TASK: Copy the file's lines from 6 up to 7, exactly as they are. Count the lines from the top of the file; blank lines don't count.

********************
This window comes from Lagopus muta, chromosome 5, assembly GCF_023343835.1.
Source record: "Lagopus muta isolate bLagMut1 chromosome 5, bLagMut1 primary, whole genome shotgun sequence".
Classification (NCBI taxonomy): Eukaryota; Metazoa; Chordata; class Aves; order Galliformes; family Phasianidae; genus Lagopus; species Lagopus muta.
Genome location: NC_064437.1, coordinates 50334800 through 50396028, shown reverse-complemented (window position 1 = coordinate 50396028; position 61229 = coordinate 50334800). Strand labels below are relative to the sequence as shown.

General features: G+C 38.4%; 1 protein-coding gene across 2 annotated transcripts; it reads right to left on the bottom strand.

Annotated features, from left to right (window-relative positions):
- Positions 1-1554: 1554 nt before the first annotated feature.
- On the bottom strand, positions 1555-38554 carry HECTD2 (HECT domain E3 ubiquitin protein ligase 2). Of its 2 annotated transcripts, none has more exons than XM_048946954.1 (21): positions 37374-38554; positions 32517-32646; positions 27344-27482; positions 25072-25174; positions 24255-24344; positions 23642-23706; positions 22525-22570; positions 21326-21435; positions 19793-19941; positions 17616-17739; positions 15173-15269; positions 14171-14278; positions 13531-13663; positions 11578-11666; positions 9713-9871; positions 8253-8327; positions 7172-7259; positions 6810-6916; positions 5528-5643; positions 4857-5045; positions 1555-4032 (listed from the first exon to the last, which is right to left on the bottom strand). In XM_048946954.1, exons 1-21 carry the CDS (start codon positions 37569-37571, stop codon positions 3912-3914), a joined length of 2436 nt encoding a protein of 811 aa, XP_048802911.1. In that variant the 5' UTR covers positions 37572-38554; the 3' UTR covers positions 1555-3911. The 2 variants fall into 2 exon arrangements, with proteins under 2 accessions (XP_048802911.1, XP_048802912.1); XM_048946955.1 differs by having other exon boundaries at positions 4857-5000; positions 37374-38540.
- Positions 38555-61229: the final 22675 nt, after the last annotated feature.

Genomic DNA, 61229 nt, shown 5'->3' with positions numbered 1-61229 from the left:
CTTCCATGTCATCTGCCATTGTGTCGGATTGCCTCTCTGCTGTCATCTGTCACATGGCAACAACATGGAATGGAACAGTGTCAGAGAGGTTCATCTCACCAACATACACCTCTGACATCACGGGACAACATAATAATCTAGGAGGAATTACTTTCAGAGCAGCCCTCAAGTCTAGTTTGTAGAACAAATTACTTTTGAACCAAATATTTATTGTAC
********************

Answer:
Annotated features, from left to right (window-relative positions):
- Positions 1-1554: 1554 nt before the first annotated feature.